Skip to main content
Access every election story that matters
Enjoy unlimited digital access
$1.99
per week for 24 weeks
Access every election story that matters
Enjoy unlimited digital access
$1.99
per week
for 24 weeks
// //

Is there a good book you recommend for retail investors? I have read several that explain how markets and trading work, but I have found very few that discuss the strategies one should use to invest profitably. One of the hardest decisions I have is when to sell, since if I don’t have extra cash the only way to buy another stock is to sell something first.

As I discussed in a recent column, I’m not a fan of trying to create wealth by trading. Instead, I believe in building a diversified portfolio of solid companies, or exchange-traded funds, and holding them for the long run. Focusing on stocks that raise their dividends regularly has worked well for me, as a growing payout is usually a sign of a healthy company and provides a powerful incentive to stay invested instead of constantly trading in and out.

When I was starting out, one of the most influential books I read was Lowell Miller’s The Single Best Investment: Creating Wealth with Dividend Growth. It is an engaging and accessible read that will not only give you the tools to identify great dividend stocks, but will help you deal with the 24/7 onslaught of market noise that often leads small investors astray.

Story continues below advertisement

I’m not exaggerating when I say the book might very well change how you think about investing.

As Mr. Miller, the founder and now-retired chief investment officer of Miller/Howard Investments, writes in the book’s introduction:

“Investing isnʼt some athletic event where agility and flashes of virtuosity are the secrets of success. Rather, investing really is investing – the methodical accumulation of capital through a sensible and disciplined plan which recognizes that ‘shares’ are not little numbers that jump around in the paper every day.

“They represent a partnership interest in a real and going business. Your plan, very simply, must recognize that you will manage your investments by actually being an investor – a passive partner in a real and going business.”

Even though it’s a U.S. book and the latest edition was published in 2006, the principles are still relevant to Canadian investors. Here’s the best part: The book is now available as a free PDF download from Miller/Howard’s website at: bit.ly/SingleBestInvest.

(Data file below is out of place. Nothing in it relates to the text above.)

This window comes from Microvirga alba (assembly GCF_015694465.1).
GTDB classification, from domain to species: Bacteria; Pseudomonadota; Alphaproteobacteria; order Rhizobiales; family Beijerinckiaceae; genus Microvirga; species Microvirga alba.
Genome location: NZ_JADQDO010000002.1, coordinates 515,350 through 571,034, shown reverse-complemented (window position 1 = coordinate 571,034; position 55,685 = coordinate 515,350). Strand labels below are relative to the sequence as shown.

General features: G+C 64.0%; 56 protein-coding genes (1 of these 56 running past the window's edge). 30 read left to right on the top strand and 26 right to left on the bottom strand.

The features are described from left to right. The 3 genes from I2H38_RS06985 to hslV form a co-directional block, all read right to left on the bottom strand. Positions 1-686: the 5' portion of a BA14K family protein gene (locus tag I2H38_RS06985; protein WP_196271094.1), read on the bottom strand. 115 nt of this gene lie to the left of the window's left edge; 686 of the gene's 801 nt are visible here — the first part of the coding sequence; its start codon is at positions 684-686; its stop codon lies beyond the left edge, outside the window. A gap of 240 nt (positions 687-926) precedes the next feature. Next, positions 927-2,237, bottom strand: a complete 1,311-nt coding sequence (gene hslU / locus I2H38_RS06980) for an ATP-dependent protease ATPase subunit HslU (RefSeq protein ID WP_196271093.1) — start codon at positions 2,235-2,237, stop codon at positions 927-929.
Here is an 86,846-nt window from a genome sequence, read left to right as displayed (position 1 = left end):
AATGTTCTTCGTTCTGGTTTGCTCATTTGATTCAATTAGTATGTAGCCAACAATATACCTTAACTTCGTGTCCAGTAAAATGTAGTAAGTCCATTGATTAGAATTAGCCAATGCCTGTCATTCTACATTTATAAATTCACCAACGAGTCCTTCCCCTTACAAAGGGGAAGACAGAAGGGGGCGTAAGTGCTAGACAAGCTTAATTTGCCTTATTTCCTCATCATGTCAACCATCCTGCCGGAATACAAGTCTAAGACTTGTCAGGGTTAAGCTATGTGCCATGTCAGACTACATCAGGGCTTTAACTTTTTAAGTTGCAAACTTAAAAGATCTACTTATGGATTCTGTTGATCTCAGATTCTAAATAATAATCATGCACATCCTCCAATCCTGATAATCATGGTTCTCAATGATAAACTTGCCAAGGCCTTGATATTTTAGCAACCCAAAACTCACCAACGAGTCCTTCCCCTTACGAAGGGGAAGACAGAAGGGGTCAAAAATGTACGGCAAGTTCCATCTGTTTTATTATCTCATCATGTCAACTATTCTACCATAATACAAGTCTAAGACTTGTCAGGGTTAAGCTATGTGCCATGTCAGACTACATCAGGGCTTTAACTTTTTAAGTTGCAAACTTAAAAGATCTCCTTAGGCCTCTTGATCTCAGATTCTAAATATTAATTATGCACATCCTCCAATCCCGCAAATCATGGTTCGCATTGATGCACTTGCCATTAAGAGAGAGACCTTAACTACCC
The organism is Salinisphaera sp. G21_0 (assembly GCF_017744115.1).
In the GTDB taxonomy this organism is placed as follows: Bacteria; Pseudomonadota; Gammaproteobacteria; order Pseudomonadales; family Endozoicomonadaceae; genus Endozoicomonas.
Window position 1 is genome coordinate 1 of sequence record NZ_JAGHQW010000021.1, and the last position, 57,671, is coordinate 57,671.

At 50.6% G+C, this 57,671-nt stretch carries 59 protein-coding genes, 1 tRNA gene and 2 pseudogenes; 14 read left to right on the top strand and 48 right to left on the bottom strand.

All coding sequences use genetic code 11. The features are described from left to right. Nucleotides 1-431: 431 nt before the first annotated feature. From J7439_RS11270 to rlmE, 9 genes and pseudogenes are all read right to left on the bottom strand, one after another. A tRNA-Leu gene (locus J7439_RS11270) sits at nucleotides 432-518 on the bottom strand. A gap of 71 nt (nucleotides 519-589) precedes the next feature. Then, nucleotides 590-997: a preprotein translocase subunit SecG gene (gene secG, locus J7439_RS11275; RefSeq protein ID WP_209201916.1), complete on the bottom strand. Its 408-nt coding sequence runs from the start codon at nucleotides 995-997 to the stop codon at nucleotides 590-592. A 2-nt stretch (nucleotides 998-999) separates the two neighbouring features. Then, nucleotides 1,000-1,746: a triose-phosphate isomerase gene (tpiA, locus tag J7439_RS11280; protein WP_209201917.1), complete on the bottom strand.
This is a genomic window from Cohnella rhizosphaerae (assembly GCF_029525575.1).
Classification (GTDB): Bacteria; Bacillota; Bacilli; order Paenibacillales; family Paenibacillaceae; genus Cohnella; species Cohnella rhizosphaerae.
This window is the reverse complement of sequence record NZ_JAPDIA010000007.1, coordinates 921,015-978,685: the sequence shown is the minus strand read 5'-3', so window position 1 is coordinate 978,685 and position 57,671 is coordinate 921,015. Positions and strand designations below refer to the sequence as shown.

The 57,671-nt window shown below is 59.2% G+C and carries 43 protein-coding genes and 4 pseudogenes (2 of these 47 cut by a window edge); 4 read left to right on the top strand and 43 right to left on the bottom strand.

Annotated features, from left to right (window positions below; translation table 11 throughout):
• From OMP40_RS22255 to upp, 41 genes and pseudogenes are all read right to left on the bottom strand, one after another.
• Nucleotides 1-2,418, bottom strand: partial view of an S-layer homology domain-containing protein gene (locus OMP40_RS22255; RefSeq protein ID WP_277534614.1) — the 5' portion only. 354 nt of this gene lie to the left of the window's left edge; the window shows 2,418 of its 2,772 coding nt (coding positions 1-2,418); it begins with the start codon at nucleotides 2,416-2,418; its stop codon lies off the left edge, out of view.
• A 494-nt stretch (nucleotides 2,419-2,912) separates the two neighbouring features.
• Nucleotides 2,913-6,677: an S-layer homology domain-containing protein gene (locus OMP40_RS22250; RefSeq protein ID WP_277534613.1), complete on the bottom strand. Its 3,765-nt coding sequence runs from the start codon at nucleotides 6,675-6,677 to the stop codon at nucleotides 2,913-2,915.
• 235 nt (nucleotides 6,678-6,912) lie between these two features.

Prefer a hard copy? Check online or at your local library.


In The Single Best Investment, Lowell Miller writes that a company’s bonds should have a Standard & Poor’s credit rating of BBB+ or better – considered “investment grade” – to qualify as a suitable stock. Is the bond rating something you consider when buying a stock for your model portfolio? Is there an easy way to check this for individual companies in Canada? I have tried scrolling through lists of bonds in my brokerage account but I can’t seem to find bond ratings for individual companies.

Yes, I consider the credit rating when buying stocks personally and in my model Yield Hog Dividend Growth Portfolio (tgam.ca/dividendportfolio). A lousy credit rating indicates that a company could have trouble meeting its obligations, and in such cases the dividend is often the first casualty. For that reason, I usually stay away from companies whose bonds are rated as “speculative,” or below investment grade.

Mr. Miller’s minimum credit rating is slightly more stringent than the common definition of investment grade, which includes anything rated BBB- or higher by Standard & Poor’s. According to S&P, companies in the BBB family generally have “adequate capacity to meet financial commitments, but [are] more subject to adverse economic conditions” than those rated A, AA or AAA. (Fitch and DBRS use a similar letter rating system as S&P, while Moody’s defines investment grade as anything rated Baa3 or higher on its scale.)